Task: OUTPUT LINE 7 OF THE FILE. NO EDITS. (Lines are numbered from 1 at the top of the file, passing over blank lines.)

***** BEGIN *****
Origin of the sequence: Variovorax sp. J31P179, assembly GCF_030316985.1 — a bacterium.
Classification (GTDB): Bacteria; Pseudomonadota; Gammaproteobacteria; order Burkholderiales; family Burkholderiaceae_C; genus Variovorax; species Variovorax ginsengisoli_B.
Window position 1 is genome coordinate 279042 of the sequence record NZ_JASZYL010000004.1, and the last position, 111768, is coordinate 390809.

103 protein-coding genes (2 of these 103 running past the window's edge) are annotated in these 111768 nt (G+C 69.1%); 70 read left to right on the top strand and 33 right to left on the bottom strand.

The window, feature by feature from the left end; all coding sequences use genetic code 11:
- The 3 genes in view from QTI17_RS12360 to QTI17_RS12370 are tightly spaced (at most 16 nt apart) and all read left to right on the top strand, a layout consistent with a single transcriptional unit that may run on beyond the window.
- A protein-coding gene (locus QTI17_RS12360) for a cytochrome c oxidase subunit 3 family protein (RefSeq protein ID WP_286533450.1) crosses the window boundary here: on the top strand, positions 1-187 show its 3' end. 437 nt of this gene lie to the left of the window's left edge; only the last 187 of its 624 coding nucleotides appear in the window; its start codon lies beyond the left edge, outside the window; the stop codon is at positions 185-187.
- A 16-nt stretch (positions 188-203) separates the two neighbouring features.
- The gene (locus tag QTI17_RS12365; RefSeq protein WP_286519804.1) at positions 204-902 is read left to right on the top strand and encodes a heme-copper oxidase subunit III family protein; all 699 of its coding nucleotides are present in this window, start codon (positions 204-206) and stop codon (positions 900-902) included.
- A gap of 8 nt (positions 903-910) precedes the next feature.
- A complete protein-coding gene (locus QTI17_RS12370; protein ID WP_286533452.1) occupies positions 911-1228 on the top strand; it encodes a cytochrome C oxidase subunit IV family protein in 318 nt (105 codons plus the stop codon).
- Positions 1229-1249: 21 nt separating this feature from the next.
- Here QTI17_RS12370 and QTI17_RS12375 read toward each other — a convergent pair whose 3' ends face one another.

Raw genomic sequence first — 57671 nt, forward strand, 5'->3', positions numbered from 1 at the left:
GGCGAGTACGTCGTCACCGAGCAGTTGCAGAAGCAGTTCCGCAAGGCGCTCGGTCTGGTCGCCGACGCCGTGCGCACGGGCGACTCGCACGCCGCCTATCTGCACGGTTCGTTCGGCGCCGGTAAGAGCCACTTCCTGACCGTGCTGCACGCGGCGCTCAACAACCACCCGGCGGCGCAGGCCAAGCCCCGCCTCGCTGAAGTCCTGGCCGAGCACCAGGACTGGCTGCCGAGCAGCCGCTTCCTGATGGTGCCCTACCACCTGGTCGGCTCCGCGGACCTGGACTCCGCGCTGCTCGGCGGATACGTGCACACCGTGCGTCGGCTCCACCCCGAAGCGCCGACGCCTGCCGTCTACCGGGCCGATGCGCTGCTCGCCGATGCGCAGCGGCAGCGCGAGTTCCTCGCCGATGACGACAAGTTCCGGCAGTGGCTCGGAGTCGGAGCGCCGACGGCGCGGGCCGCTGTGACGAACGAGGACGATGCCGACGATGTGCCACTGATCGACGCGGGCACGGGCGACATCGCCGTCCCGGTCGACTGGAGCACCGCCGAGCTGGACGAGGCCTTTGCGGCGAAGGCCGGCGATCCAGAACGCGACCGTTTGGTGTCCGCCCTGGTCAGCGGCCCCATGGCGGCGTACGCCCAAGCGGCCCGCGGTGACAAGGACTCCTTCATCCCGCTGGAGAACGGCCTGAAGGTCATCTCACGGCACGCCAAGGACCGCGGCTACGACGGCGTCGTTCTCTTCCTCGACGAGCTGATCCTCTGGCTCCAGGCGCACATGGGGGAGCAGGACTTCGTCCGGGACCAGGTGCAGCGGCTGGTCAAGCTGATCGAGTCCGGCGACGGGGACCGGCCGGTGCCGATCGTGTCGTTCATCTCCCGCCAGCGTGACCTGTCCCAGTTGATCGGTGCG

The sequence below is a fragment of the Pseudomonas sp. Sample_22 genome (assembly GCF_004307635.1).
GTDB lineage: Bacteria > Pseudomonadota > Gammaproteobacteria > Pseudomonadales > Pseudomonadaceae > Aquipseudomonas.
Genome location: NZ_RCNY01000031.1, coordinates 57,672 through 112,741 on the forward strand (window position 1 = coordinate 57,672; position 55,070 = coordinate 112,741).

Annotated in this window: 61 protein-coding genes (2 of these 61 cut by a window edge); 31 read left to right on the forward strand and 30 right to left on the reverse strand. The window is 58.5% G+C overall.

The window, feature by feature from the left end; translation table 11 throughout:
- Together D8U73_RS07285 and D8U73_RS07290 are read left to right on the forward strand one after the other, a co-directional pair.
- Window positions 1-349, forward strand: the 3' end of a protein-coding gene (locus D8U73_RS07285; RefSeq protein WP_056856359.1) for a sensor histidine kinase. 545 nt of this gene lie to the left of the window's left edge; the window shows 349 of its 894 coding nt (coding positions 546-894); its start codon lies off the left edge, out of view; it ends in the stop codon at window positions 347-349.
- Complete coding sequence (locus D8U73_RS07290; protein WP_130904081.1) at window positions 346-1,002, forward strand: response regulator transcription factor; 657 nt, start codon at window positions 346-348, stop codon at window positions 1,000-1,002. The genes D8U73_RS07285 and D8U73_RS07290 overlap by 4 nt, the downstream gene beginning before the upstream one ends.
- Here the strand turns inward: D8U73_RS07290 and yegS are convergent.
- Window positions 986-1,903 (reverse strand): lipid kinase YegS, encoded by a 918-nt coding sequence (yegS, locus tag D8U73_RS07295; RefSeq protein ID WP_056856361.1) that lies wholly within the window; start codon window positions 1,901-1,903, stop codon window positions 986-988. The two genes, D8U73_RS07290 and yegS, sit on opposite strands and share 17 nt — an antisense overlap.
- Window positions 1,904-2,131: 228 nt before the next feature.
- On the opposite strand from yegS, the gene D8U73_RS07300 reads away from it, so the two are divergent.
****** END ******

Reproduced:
- A protein-coding gene (locus QTI17_RS12360) for a cytochrome c oxidase subunit 3 family protein (RefSeq protein ID WP_286533450.1) crosses the window boundary here: on the top strand, positions 1-187 show its 3' end. 437 nt of this gene lie to the left of the window's left edge; only the last 187 of its 624 coding nucleotides appear in the window; its start codon lies beyond the left edge, outside the window; the stop codon is at positions 185-187.